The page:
- Angela B, Esthetician/Makeup Artist, AB Artistry, Fullerton, CA
I would say start small. In a doctor's or dentist's office, help to reduce stress by offering paraffin dips for hands, essential oils that promote relaxation or meditation CDs. In a fitness center, I would start with body wraps or maybe waxing in a gym. Only after that has done well would I expand to the next applicable service. Once a small clientele has been built, and the practice can see what is appealing to their clients, then it's financially more stable to open it up to "regular" day spa services.
- Sheila Hone, Owner/Master Esthetician, Renewal Day Spa and Wellness Center, Payson, UT
Let's assume that you're a fabulous business owner, so you've built a trust with the clients/patients that are coming to you. You've created loyal customers, whatever your business may be. Generally, people choose to get services from someone they already trust and they also love one-stop shopping! So, if you've built that trust, introducing esthetic services should be a piece of cake. I've been an esthetician for 23 years and skincare center owner for 22 has been the most important thing in my sustaining a successful business for all these years. If I want to offer a new product or service, I just say the word and everyone gives it a try, no questions ask. Why? Because they trust me!
- Shelley Hancock, Esthetician/Owner, Real World Eshtetics, Foster City, CA
One of the things that I've done to introduce my services to new audiences is to partner with complementary businesses. By hosting free sponsored events with yoga studios, reflexologists and other local businesses, I am able to provide an added value to my existing clientele, while also introducing my business to my partners' clientele in a fun atmosphere. In tough economic times, it is even more important to create opportunities and, by partnering with local businesses, we are all able to utilize our own strengths and services, creating a win-win situation for everyone involved: our clients get to sample new services, my partners and I increase our exposure within the community and our businesses ulitmately benefit from the partnership.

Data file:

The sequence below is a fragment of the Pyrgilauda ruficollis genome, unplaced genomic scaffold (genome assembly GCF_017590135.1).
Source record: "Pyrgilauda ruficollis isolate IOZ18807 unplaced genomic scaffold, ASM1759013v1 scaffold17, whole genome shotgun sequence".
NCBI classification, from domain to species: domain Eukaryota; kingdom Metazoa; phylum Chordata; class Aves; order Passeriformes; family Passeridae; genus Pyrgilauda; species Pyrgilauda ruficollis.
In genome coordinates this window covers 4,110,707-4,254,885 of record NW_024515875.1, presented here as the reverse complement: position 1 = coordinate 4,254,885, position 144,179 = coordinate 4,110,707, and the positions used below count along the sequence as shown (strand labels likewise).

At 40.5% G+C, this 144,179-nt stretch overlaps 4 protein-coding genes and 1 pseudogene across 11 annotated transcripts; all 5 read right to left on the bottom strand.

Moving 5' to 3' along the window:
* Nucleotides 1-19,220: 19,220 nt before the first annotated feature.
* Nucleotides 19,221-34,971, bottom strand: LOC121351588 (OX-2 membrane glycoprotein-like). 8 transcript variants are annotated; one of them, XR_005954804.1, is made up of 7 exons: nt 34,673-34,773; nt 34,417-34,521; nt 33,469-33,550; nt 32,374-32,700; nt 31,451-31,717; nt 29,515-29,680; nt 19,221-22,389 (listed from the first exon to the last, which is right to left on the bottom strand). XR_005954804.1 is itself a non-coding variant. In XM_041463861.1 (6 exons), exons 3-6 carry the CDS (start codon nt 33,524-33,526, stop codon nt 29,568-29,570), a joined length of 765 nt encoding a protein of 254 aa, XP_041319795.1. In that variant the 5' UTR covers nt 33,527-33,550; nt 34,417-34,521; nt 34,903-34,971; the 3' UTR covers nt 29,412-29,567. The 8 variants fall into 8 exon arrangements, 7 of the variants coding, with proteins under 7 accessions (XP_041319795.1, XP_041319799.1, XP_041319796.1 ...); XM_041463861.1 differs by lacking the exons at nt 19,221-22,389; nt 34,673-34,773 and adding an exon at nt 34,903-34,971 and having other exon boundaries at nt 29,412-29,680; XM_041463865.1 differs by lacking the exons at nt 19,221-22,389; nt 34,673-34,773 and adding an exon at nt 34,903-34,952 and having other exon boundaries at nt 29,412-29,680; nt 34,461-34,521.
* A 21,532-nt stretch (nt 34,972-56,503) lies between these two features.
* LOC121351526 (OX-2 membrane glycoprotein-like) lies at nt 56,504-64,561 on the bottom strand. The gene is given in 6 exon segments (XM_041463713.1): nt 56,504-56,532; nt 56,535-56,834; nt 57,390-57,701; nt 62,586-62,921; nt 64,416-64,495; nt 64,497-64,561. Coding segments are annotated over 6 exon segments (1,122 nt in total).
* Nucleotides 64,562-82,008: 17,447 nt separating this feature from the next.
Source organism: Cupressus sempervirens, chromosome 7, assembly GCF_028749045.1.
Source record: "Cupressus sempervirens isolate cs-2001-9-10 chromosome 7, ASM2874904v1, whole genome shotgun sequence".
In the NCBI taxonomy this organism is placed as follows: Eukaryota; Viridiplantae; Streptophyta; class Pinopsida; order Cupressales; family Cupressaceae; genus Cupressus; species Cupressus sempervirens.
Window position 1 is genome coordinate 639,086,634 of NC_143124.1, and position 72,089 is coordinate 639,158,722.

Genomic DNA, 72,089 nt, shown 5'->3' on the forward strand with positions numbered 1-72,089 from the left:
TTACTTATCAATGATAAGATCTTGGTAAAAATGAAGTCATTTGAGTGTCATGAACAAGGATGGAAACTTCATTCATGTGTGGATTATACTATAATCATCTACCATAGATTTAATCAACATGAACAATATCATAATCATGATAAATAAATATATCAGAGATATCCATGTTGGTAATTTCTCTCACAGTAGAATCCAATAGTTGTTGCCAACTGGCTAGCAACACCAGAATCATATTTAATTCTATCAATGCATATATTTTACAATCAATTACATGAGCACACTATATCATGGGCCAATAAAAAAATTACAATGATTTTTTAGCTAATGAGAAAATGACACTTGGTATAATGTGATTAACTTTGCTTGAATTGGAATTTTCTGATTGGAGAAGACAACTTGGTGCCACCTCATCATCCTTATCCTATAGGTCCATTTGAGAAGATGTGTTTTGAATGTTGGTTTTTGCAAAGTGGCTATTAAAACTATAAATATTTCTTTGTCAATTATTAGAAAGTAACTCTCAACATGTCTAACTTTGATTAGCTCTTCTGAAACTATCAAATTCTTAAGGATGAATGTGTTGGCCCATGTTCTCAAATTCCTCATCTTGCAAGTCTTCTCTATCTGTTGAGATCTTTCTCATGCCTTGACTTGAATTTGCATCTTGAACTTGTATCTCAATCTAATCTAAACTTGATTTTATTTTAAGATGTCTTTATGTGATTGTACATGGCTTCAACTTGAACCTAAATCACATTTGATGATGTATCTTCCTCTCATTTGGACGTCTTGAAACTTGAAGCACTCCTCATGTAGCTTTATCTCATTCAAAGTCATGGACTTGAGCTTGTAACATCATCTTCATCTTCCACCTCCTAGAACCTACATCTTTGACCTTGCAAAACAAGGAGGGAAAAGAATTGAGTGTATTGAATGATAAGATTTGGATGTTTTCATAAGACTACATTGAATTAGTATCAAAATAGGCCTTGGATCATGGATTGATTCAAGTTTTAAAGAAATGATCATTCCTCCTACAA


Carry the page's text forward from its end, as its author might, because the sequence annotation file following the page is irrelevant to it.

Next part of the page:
- Dinah Alcon, Owner/Esthetician, Dinah Alcon Skincare Studio, Manhattan Beach, CA
I have been a esthetician and manicurist for 20-plus years now. When I was a new mom and ready to workout again, I went to my local women's fitness center to workout, and put a business card up on the board to advertise. The girls and ladies there were excited about having someone there to wax and do eyelash and eyebrow tinting right there in a room off the locker room. As they were there for working out and showering, it was the perfect opportunity. I had a great waxing clientele and made some big bucks without a lot of overhead. I used the massage room one or two nights a week around the exercise classes that were offered there, and the ladies were thrilled to shower , then get a wax. Consider offering the management a free wax or tint, and see what happens.
- Pam Martinez-Garnett, Owner, Uptown Salon, Mt. Shasta, CA